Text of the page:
SGLT2 inhibitors with cardiovascular benefits: Transforming clinical care in Type 2 diabetes mellitus

Michael d'Emden, John Amerena, Gary Deed, Carol Pollock, Mark E. Cooper

Research output: Contribution to journalReview ArticleResearchpeer-review

14 Citations (Scopus)


Cardiovascular risk reduction in individuals with Type 2 diabetes mellitus (T2DM) is a key part of clinical management. Sodium–glucose co-transporter (SGLT2) inhibitors improve glycaemic control, reduce body weight and decrease blood pressure. In addition, the SGLT2 inhibitors empagliflozin and canagliflozin reduced the risk of composite cardiovascular events in high-risk individuals with T2DM in the EMPA-REG OUTCOME trial and the CANVAS Program, respectively. Empagliflozin also reduced cardiovascular deaths and improved renal outcomes. This class of agents should be considered in people with established cardiovascular disease, usually in combination with other glucose lowering medications, when satisfactory glycaemic control has not been achieved. The dose of insulin or sulfonylureas may need to be lowered when used with SGLT2 inhibitors, to reduce the risk of hypoglycaemia. Genitourinary infections can occur with SGLT2 inhibitors in a small proportion of people. In people with osteoporosis or prior amputation, it may be prudent to use empagliflozin rather than canagliflozin, based on the increased risk for bone fractures and amputations observed with canagliflozin in the CANVAS Program. SGLT2 inhibitors have the potential to transform the clinical care of persons with T2DM by not only improving glycaemic control but also reducing blood pressure, body weight and diabetes-related end-organ complications.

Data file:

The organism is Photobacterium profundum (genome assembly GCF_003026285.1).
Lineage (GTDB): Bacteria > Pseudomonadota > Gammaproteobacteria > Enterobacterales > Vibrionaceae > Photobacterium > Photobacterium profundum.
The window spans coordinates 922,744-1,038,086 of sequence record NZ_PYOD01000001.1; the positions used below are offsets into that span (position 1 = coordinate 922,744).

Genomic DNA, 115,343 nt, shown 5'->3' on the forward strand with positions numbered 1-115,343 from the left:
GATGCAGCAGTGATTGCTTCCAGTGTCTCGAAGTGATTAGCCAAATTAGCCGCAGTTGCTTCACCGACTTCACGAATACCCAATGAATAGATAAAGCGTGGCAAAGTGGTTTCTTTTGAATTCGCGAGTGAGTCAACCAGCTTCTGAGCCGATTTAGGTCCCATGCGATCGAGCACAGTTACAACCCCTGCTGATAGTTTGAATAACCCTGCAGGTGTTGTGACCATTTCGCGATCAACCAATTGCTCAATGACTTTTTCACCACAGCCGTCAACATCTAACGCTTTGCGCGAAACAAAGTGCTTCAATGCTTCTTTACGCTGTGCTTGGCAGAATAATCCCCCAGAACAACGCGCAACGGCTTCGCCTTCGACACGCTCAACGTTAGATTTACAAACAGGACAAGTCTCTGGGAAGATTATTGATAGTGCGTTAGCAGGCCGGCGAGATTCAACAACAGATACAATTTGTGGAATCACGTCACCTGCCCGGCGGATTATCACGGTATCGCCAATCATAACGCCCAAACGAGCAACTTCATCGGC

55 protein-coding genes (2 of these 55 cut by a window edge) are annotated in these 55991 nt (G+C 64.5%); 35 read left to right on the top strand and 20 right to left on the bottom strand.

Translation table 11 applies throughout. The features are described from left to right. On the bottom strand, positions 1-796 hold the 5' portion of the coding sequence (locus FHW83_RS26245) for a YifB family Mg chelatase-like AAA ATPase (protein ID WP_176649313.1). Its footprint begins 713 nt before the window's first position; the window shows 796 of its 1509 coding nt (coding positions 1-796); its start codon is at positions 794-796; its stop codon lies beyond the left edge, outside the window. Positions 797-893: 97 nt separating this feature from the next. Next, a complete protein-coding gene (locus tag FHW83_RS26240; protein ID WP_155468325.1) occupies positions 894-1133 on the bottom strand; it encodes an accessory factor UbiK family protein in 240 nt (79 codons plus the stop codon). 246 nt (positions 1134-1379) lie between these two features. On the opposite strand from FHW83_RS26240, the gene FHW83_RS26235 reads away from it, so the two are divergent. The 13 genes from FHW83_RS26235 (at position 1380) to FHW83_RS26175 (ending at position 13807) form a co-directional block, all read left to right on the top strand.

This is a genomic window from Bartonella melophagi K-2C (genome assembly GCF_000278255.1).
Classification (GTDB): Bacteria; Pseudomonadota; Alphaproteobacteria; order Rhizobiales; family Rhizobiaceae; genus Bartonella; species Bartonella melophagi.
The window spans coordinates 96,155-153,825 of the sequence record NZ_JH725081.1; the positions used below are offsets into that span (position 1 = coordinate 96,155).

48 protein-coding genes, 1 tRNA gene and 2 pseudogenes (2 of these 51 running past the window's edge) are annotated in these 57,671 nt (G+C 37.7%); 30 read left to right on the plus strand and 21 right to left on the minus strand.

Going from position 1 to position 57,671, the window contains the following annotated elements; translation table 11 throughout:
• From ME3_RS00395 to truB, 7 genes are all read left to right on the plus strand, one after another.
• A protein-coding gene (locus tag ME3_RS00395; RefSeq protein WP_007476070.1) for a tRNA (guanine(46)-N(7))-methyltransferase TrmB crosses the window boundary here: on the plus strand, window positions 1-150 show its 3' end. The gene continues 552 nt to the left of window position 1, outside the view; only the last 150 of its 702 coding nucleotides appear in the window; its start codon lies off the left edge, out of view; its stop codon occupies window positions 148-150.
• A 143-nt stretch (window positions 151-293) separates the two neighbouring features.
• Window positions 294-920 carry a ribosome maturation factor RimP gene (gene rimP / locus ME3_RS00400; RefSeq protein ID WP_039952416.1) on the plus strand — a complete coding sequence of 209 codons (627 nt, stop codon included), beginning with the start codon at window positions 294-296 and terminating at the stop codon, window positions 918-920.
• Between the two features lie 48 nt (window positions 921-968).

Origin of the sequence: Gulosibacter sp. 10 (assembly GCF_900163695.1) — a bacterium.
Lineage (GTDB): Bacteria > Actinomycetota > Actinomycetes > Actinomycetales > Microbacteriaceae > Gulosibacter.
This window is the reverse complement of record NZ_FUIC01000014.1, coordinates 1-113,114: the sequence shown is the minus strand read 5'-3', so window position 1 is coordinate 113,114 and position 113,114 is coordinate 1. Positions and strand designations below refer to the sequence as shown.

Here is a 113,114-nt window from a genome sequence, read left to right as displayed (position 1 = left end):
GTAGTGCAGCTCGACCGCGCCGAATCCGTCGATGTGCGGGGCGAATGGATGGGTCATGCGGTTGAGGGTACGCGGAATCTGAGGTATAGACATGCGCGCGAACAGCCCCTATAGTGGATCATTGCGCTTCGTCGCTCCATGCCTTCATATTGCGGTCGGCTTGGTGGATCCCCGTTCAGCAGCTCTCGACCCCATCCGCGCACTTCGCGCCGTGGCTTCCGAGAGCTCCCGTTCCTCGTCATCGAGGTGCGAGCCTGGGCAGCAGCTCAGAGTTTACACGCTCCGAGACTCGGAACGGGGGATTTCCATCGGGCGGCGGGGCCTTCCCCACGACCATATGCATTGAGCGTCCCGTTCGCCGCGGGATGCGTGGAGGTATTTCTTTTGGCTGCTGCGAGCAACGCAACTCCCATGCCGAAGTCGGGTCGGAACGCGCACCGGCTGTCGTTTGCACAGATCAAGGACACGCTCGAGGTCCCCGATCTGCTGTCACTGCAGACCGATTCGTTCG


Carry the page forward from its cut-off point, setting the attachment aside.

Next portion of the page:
Original languageEnglish
Pages (from-to)23-31
Number of pages9
JournalDiabetes Research and Clinical Practice
Publication statusPublished - 1 Feb 2018


  • Cardiovascular risk reduction
  • Empagliflozin
  • Glycaemic control
  • Improved renal outcomes
  • Type 2 diabetes mellitus

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